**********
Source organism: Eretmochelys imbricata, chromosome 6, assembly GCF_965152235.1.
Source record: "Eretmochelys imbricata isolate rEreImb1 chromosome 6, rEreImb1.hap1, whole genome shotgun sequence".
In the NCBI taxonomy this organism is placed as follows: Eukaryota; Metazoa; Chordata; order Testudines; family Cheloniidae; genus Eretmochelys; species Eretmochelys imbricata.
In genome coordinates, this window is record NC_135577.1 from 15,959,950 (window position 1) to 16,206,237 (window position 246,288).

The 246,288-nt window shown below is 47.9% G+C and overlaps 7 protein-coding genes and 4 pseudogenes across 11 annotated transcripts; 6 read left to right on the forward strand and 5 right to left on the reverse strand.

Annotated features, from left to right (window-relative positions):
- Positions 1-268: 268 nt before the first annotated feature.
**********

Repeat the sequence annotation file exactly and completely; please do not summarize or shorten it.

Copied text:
Source organism: Eretmochelys imbricata, chromosome 6, assembly GCF_965152235.1.
Source record: "Eretmochelys imbricata isolate rEreImb1 chromosome 6, rEreImb1.hap1, whole genome shotgun sequence".
In the NCBI taxonomy this organism is placed as follows: Eukaryota; Metazoa; Chordata; order Testudines; family Cheloniidae; genus Eretmochelys; species Eretmochelys imbricata.
In genome coordinates, this window is record NC_135577.1 from 15,959,950 (window position 1) to 16,206,237 (window position 246,288).

The 246,288-nt window shown below is 47.9% G+C and overlaps 7 protein-coding genes and 4 pseudogenes across 11 annotated transcripts; 6 read left to right on the forward strand and 5 right to left on the reverse strand.

Annotated features, from left to right (window-relative positions):
- Positions 1-268: 268 nt before the first annotated feature.